Antimicrobial resistance in Clostridium difficile.
Int J Antimicrob Agents. 2009 Oct 12;
Authors: Huang H, Weintraub A, Fang H, Nord CE
Clostridium difficile is the leading cause of hospital-acquired diarrhoea and the number of outbreaks has risen markedly since 2003. The emergence and spread of resistance in C. difficile is complicating treatment and prevention. Most isolates are still susceptible to vancomycin and metronidazole (MTZ), however transient and heteroresistance to MTZ have been reported. The prevalence of resistance to other antimicrobial agents is highly variable in different populations and in different countries, ranging from 0% to 100%. Isolates of common polymerase chain reaction (PCR) ribotypes are more resistant than uncommon ribotypes. Most of the resistance mechanisms that have been identified in C. difficile are similar to those in other Gram-positive bacteria, including mutation, selection and acquisition of the genetic information that encodes resistance. Better antibiotic stewardship and infection control are needed to prevent further spread of resistance in C. difficile.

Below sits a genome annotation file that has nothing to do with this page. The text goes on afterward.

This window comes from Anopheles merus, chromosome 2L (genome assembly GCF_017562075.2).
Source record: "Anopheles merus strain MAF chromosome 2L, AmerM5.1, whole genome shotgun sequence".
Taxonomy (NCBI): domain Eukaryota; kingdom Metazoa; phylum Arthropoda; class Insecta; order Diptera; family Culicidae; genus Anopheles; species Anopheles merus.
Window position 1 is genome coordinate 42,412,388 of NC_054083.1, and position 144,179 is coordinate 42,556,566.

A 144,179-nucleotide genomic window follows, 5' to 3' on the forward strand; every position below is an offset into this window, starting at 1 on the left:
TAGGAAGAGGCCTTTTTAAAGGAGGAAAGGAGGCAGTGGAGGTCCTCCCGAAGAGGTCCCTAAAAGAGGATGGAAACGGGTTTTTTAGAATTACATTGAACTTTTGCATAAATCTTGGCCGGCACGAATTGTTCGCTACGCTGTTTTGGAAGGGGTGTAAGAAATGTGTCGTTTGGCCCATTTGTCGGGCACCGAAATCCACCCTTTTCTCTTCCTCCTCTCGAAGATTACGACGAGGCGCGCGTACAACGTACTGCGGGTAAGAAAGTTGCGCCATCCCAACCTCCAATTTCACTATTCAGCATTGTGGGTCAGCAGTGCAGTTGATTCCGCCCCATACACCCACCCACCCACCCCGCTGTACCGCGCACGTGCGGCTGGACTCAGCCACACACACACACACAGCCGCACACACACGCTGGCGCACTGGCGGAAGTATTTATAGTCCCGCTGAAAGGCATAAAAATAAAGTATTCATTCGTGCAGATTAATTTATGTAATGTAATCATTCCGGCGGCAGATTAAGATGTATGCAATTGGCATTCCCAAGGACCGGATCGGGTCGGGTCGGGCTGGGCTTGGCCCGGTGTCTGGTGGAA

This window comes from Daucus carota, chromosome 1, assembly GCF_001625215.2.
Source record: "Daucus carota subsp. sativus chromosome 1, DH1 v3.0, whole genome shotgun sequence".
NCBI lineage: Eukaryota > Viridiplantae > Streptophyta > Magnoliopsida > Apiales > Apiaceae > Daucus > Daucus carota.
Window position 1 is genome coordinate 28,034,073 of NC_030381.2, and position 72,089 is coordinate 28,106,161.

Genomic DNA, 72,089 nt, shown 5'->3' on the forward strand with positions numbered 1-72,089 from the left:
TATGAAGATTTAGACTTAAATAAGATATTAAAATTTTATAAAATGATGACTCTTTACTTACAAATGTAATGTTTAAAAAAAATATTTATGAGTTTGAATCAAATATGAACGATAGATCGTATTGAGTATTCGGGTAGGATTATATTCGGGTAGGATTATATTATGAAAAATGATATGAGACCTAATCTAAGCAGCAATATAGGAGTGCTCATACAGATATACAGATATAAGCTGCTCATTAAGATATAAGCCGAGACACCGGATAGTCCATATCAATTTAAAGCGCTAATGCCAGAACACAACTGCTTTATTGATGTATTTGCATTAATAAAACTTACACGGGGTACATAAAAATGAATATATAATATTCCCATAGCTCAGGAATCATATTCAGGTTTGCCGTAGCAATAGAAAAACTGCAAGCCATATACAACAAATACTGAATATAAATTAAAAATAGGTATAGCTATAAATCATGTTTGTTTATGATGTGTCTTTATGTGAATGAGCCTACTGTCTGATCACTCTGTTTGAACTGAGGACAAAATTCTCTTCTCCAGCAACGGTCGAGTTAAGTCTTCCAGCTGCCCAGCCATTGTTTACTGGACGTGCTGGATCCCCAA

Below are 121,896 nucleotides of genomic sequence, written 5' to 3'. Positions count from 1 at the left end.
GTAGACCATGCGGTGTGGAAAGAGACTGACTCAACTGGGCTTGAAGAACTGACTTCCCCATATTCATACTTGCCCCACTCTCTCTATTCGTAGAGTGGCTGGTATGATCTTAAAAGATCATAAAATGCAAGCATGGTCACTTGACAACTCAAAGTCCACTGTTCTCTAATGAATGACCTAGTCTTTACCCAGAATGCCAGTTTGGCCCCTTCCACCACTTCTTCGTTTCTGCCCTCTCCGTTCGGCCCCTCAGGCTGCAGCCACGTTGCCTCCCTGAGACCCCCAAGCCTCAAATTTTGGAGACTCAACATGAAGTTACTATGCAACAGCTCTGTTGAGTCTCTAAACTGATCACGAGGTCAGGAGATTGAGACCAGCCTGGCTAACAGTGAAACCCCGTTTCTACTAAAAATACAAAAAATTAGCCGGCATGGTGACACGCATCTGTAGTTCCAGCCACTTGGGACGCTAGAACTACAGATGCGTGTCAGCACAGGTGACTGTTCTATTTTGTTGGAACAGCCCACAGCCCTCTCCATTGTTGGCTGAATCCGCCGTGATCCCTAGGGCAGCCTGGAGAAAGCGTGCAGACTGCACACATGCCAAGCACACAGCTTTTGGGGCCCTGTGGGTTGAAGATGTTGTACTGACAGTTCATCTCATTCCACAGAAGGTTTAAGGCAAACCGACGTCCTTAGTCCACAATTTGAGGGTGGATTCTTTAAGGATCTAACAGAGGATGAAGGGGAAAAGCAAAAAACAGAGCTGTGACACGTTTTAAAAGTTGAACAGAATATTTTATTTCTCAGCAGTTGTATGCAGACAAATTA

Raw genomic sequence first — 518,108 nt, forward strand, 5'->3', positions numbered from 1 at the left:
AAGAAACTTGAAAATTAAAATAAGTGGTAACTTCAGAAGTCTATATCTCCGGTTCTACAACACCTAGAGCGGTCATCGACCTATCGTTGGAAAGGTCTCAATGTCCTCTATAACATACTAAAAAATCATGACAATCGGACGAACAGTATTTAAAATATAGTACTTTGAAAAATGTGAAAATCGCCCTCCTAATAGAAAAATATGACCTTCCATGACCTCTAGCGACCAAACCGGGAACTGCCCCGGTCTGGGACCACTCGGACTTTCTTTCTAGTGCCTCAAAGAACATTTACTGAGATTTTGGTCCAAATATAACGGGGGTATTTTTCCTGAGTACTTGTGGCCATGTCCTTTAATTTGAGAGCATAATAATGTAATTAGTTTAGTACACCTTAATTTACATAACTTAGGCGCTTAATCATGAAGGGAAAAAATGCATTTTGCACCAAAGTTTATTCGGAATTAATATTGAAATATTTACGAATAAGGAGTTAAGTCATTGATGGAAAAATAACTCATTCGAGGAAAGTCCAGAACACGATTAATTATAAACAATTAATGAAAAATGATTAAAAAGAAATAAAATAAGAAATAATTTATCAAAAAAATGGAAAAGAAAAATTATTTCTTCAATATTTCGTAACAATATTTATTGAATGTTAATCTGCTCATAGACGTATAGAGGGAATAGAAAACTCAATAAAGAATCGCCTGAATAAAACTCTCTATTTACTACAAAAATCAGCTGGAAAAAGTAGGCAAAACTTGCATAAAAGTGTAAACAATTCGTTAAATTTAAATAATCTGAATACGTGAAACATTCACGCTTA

PMID: 19828299 [PubMed - as supplied by publisher]